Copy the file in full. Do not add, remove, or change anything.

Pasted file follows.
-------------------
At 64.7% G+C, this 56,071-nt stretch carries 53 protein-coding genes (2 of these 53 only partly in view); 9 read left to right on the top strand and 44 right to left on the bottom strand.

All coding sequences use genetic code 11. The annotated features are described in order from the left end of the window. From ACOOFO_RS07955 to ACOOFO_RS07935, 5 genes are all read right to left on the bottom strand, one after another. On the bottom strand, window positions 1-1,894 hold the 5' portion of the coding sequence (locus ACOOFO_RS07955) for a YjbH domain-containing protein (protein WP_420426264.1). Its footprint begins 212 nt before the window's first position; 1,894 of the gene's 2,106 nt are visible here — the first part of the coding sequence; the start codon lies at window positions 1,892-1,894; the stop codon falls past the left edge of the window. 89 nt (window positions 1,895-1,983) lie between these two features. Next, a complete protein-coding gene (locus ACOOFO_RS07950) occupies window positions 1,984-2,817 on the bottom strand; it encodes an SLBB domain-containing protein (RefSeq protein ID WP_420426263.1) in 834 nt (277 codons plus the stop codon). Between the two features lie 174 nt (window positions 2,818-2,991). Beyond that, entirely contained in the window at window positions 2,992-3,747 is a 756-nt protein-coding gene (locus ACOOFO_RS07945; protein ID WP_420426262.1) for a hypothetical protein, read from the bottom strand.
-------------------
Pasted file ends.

At 64.7% G+C, this 56,071-nt stretch carries 53 protein-coding genes (2 of these 53 only partly in view); 9 read left to right on the top strand and 44 right to left on the bottom strand.

All coding sequences use genetic code 11. The annotated features are described in order from the left end of the window. From ACOOFO_RS07955 to ACOOFO_RS07935, 5 genes are all read right to left on the bottom strand, one after another. On the bottom strand, window positions 1-1,894 hold the 5' portion of the coding sequence (locus ACOOFO_RS07955) for a YjbH domain-containing protein (protein WP_420426264.1). Its footprint begins 212 nt before the window's first position; 1,894 of the gene's 2,106 nt are visible here — the first part of the coding sequence; the start codon lies at window positions 1,892-1,894; the stop codon falls past the left edge of the window. 89 nt (window positions 1,895-1,983) lie between these two features. Next, a complete protein-coding gene (locus ACOOFO_RS07950) occupies window positions 1,984-2,817 on the bottom strand; it encodes an SLBB domain-containing protein (RefSeq protein ID WP_420426263.1) in 834 nt (277 codons plus the stop codon). Between the two features lie 174 nt (window positions 2,818-2,991). Beyond that, entirely contained in the window at window positions 2,992-3,747 is a 756-nt protein-coding gene (locus ACOOFO_RS07945; protein ID WP_420426262.1) for a hypothetical protein, read from the bottom strand.